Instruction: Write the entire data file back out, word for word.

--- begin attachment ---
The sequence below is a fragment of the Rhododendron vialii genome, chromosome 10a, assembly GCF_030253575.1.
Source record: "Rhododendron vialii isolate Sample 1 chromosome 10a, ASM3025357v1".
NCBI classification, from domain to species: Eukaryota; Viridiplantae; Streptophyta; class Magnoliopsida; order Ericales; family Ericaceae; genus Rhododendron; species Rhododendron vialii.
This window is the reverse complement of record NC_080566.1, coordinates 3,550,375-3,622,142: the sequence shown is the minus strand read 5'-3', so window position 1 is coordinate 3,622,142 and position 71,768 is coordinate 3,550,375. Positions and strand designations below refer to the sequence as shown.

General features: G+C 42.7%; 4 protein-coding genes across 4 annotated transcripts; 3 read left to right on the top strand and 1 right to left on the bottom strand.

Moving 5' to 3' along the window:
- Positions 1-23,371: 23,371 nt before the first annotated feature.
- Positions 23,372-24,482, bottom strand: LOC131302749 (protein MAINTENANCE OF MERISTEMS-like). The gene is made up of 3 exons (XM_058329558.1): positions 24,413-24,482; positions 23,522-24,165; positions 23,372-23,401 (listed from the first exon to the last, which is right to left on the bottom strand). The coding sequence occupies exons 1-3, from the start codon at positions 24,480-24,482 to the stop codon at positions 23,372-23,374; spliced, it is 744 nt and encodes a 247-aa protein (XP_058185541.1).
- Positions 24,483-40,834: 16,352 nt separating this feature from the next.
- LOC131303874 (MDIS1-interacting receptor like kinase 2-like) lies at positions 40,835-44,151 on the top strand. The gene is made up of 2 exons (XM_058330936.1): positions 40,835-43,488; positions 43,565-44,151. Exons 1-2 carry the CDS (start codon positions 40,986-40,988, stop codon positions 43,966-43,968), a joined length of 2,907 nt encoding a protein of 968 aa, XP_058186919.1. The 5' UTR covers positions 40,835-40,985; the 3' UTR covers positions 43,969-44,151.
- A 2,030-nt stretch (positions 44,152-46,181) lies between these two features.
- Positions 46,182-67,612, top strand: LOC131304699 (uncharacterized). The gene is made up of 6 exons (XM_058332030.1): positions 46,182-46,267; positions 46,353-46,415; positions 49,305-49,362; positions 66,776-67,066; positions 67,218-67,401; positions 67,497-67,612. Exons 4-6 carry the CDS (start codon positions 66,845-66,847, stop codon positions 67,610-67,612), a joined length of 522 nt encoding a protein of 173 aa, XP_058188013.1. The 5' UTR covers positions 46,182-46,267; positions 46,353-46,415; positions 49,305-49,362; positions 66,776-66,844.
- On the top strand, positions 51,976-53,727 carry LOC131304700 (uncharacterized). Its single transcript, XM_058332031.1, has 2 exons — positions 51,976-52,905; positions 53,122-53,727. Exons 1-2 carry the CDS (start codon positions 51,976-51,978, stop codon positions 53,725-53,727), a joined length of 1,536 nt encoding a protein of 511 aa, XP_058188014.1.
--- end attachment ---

The sequence below is a fragment of the Rhododendron vialii genome, chromosome 10a, assembly GCF_030253575.1.
Source record: "Rhododendron vialii isolate Sample 1 chromosome 10a, ASM3025357v1".
NCBI classification, from domain to species: Eukaryota; Viridiplantae; Streptophyta; class Magnoliopsida; order Ericales; family Ericaceae; genus Rhododendron; species Rhododendron vialii.
This window is the reverse complement of record NC_080566.1, coordinates 3,550,375-3,622,142: the sequence shown is the minus strand read 5'-3', so window position 1 is coordinate 3,622,142 and position 71,768 is coordinate 3,550,375. Positions and strand designations below refer to the sequence as shown.

General features: G+C 42.7%; 4 protein-coding genes across 4 annotated transcripts; 3 read left to right on the top strand and 1 right to left on the bottom strand.

Moving 5' to 3' along the window:
- Positions 1-23,371: 23,371 nt before the first annotated feature.
- Positions 23,372-24,482, bottom strand: LOC131302749 (protein MAINTENANCE OF MERISTEMS-like). The gene is made up of 3 exons (XM_058329558.1): positions 24,413-24,482; positions 23,522-24,165; positions 23,372-23,401 (listed from the first exon to the last, which is right to left on the bottom strand). The coding sequence occupies exons 1-3, from the start codon at positions 24,480-24,482 to the stop codon at positions 23,372-23,374; spliced, it is 744 nt and encodes a 247-aa protein (XP_058185541.1).
- Positions 24,483-40,834: 16,352 nt separating this feature from the next.
- LOC131303874 (MDIS1-interacting receptor like kinase 2-like) lies at positions 40,835-44,151 on the top strand. The gene is made up of 2 exons (XM_058330936.1): positions 40,835-43,488; positions 43,565-44,151. Exons 1-2 carry the CDS (start codon positions 40,986-40,988, stop codon positions 43,966-43,968), a joined length of 2,907 nt encoding a protein of 968 aa, XP_058186919.1. The 5' UTR covers positions 40,835-40,985; the 3' UTR covers positions 43,969-44,151.
- A 2,030-nt stretch (positions 44,152-46,181) lies between these two features.
- Positions 46,182-67,612, top strand: LOC131304699 (uncharacterized). The gene is made up of 6 exons (XM_058332030.1): positions 46,182-46,267; positions 46,353-46,415; positions 49,305-49,362; positions 66,776-67,066; positions 67,218-67,401; positions 67,497-67,612. Exons 4-6 carry the CDS (start codon positions 66,845-66,847, stop codon positions 67,610-67,612), a joined length of 522 nt encoding a protein of 173 aa, XP_058188013.1. The 5' UTR covers positions 46,182-46,267; positions 46,353-46,415; positions 49,305-49,362; positions 66,776-66,844.
- On the top strand, positions 51,976-53,727 carry LOC131304700 (uncharacterized). Its single transcript, XM_058332031.1, has 2 exons — positions 51,976-52,905; positions 53,122-53,727. Exons 1-2 carry the CDS (start codon positions 51,976-51,978, stop codon positions 53,725-53,727), a joined length of 1,536 nt encoding a protein of 511 aa, XP_058188014.1.